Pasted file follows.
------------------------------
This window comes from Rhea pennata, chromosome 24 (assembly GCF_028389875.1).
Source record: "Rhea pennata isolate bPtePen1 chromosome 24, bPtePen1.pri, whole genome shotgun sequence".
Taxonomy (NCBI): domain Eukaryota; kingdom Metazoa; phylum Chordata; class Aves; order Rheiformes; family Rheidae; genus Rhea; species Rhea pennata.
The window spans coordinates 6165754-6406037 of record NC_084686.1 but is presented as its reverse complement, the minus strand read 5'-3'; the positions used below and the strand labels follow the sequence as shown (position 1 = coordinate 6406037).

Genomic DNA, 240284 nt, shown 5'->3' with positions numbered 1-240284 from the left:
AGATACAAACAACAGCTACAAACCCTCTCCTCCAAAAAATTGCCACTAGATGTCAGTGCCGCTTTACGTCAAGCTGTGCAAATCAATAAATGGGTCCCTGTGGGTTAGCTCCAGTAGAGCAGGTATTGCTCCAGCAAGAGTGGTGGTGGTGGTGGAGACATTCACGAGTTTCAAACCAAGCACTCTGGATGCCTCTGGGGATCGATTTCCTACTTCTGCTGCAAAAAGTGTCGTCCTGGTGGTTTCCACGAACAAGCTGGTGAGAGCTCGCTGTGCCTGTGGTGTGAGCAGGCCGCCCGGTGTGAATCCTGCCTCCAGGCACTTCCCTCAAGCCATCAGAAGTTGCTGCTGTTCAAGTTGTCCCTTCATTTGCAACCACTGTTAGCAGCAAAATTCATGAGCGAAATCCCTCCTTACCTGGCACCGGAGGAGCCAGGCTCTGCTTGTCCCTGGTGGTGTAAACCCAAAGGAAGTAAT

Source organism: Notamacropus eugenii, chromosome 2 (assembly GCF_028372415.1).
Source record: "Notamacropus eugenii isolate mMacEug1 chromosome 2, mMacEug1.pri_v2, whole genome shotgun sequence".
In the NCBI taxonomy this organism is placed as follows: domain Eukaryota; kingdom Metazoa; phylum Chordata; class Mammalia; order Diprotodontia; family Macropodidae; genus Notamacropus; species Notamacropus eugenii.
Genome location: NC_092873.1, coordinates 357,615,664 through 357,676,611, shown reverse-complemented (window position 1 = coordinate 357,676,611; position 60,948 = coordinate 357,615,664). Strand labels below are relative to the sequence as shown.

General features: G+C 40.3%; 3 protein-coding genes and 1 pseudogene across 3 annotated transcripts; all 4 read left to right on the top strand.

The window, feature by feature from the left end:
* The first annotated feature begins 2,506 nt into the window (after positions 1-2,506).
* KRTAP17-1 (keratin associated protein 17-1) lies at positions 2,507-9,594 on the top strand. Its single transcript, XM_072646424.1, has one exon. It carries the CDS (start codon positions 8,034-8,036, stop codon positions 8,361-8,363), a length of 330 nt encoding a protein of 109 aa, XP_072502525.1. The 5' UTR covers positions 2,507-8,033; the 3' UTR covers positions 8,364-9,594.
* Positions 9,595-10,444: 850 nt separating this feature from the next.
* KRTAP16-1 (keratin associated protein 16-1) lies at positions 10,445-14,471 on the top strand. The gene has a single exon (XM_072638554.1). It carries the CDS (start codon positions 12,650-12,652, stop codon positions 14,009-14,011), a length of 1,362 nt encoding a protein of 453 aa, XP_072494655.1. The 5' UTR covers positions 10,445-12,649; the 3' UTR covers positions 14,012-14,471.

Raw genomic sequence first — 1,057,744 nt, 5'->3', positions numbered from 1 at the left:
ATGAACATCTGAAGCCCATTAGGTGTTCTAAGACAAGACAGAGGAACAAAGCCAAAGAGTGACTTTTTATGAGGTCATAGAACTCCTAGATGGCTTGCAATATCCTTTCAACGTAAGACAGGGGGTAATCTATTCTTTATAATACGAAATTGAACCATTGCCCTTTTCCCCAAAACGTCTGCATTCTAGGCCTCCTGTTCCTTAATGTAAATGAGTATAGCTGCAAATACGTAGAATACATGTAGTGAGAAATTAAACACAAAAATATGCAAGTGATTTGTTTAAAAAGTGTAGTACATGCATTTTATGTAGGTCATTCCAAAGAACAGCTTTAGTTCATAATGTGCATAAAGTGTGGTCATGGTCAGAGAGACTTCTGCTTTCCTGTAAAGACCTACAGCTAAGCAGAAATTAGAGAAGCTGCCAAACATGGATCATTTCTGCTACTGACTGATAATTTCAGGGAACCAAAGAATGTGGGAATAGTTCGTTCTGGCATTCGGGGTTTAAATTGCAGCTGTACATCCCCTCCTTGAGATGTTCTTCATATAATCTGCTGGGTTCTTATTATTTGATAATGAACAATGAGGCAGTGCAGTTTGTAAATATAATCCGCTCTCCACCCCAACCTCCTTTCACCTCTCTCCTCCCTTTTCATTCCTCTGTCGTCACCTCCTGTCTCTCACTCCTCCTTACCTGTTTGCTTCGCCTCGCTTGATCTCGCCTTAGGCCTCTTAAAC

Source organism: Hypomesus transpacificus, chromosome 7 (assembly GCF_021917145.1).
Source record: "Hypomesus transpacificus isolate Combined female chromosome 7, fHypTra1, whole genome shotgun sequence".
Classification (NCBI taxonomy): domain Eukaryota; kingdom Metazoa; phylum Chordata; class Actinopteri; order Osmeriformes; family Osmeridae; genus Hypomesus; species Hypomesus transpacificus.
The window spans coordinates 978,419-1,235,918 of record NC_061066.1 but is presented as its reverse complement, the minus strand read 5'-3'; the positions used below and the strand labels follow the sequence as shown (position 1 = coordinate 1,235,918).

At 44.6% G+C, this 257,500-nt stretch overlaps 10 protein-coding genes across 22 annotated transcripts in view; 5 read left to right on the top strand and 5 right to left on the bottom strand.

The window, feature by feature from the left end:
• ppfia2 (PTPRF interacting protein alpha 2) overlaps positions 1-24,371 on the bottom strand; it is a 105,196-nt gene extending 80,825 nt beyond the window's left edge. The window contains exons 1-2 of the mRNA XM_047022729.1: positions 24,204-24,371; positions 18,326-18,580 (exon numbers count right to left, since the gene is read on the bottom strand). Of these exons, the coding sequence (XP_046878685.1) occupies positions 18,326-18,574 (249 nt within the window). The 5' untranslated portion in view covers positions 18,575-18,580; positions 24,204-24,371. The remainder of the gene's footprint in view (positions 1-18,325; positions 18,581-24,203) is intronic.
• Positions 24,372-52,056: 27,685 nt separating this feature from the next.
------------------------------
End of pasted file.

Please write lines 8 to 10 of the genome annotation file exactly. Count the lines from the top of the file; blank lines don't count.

Source record: "Notamacropus eugenii isolate mMacEug1 chromosome 2, mMacEug1.pri_v2, whole genome shotgun sequence".
In the NCBI taxonomy this organism is placed as follows: domain Eukaryota; kingdom Metazoa; phylum Chordata; class Mammalia; order Diprotodontia; family Macropodidae; genus Notamacropus; species Notamacropus eugenii.
Genome location: NC_092873.1, coordinates 357,615,664 through 357,676,611, shown reverse-complemented (window position 1 = coordinate 357,676,611; position 60,948 = coordinate 357,615,664). Strand labels below are relative to the sequence as shown.